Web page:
Over the past few years, I have spent much time looking at ‘polite’ advertising in the 18th century. During this period, a whole range of retailers advertised their goods and services to appeal to ladies and gentlemen of taste. Without discussing...
From: DrAlun on 1 Apr 2021

Dr James Barlow and the caesarean section

Giving birth by caesarean section was carried out during the Georgian era, however, it was rarely successful and certainly far less glamorous than the header image would imply. Having a read through the newspapers, many confirm just how life threatening...
From: All Things Georgian on 24 Mar 2021

Romantic London and Horwood’s Map

Horwood's Map of London and surrounding cities and boroughs allow readers and researchers a closeup view of London in the late 18th-early 19th centuries.
From: Jane Austen's World on 17 Mar 2021

Tibby Tinkler, bookseller of Richmond, Yorkshire

What an amazing aquatint of a woman I would love to have met. It was produced after her death, but it’s full of such character, but who was she?  Her name was of Isabella, known to all as Tibby Tinkler. Isabella Tinkler bookseller Richmond...
From: All Things Georgian on 17 Mar 2021

The portrait of Lady Brisco (1755-1822) by Gainsborough

This portrait caught my eye recently whilst looking at portraits by Gainsborough and I was curious to know a little more about her, especially as she was sporting the high hair fashion of the day. Gainsborough, Thomas; Lady Brisco; English Heritage, Kenwood...
From: All Things Georgian on 3 Mar 2021

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Notes on Post Tags Search

By default, this searches for any categories containing your search term: eg, Tudor will also find Tudors, Tudor History, etc. Check the 'exact' box to restrict searching to categories exactly matching your search. All searches are case-insensitive.

This is a search for tags/categories assigned to blog posts by their authors. The terminology used for post tags varies across different blog platforms, but WordPress tags and categories, Blogspot labels, and Tumblr tags are all included.

This search feature has a number of purposes:

1. to give site users improved access to the content EMC has been aggregating since August 2012, so they can look for bloggers posting on topics they're interested in, explore what's happening in the early modern blogosphere, and so on.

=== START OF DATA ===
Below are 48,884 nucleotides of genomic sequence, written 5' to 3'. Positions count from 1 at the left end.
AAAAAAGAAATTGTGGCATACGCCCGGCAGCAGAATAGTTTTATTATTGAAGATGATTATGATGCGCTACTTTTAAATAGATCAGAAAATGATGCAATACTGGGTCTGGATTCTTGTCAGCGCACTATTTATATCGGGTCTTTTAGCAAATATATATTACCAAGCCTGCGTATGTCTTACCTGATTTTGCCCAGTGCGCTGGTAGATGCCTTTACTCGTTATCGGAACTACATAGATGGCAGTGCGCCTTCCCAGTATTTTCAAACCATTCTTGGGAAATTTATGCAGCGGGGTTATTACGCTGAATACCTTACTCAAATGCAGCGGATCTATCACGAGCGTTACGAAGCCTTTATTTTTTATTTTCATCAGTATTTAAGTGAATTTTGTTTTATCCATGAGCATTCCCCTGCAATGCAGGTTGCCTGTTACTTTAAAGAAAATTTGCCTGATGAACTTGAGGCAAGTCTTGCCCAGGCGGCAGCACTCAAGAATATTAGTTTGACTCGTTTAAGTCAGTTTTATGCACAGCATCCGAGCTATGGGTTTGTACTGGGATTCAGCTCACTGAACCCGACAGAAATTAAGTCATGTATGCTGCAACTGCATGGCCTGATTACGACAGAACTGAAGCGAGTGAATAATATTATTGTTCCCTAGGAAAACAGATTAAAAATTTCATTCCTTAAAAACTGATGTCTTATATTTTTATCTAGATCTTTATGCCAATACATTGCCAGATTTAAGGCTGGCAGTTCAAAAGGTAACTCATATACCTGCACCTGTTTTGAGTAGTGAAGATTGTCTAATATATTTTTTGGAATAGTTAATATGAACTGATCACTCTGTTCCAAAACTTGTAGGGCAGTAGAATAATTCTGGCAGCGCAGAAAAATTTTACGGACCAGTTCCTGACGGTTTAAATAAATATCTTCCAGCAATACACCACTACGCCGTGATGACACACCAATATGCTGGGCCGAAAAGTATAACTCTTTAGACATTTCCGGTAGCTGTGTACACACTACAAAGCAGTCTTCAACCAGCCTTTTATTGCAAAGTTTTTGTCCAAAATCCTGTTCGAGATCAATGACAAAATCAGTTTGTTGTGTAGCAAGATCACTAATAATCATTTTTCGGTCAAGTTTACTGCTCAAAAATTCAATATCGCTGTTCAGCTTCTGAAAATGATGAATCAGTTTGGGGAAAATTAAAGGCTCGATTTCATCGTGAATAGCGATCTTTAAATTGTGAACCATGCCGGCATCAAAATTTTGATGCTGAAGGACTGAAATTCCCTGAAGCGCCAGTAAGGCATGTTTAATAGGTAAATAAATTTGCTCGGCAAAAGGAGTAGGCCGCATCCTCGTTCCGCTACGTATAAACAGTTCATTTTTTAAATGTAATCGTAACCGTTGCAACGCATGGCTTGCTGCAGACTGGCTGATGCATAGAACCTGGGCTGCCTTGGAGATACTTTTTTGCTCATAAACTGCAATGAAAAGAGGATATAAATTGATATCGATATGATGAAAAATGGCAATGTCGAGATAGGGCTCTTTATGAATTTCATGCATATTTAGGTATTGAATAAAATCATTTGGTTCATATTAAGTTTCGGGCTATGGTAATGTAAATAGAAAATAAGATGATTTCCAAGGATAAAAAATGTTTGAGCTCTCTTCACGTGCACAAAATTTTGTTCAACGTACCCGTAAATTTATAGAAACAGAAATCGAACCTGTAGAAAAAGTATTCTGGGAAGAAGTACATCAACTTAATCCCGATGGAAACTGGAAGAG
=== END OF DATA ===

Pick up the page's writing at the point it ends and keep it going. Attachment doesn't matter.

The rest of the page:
2. to facilitate and encourage the proactive use of post categories/tags by groups of bloggers with shared interests. All searches can be bookmarked for reference, making it possible to create useful resources of blogging about specific news, topics, conferences, etc, in a similar fashion to Twitter hashtags. Bloggers could agree on a shared tag for posts, or an event organiser could announce one in advance, as is often done with Twitter hashtags.

Caveats and Work in Progress

This does not search post content, and it will not find any informal keywords/hashtags within the body of posts.

If EMC doesn't find any <category> tags for a post in the RSS feed it is classified as uncategorized. These and any <category> 'uncategorized' from the feed are omitted from search results. (It should always be borne in mind that some bloggers never use any kind of category or tag at all.)

This will not be a 'real time' search, although EMC updates content every few hours so it's never very far behind events.

The search is at present quite basic and limited. I plan to add a number of more sophisticated features in the future including the ability to filter by blog tags and by dates. I may also introduce RSS feeds for search queries at some point.

Constructing Search Query URLs

If you'd like to use an event tag, it's possible to work out in advance what the URL will be, without needing to visit EMC and run the search manually (though you might be advised to check it works!). But you'll need to use URL encoding as appropriate for any spaces or punctuation in the tag (so it might be a good idea to avoid them).

This is the basic structure:

http://emc.historycarnival.org/searchcat?s={search term or phrase}

For example, the URL for a simple search for categories containing London:

http://emc.historycarnival.org/searchcat?s=london

The URL for a search for the exact category Gunpowder Plot:

http://emc.historycarnival.org/searchcat?s=Gunpowder%20Plot&exact=on

In this more complex URL, %20 is the URL encoding for a space between words and &exact=on adds the exact category requirement.

I'll do my best to ensure that the basic URL construction (searchcat?s=...) is stable and persistent as long as the site is around.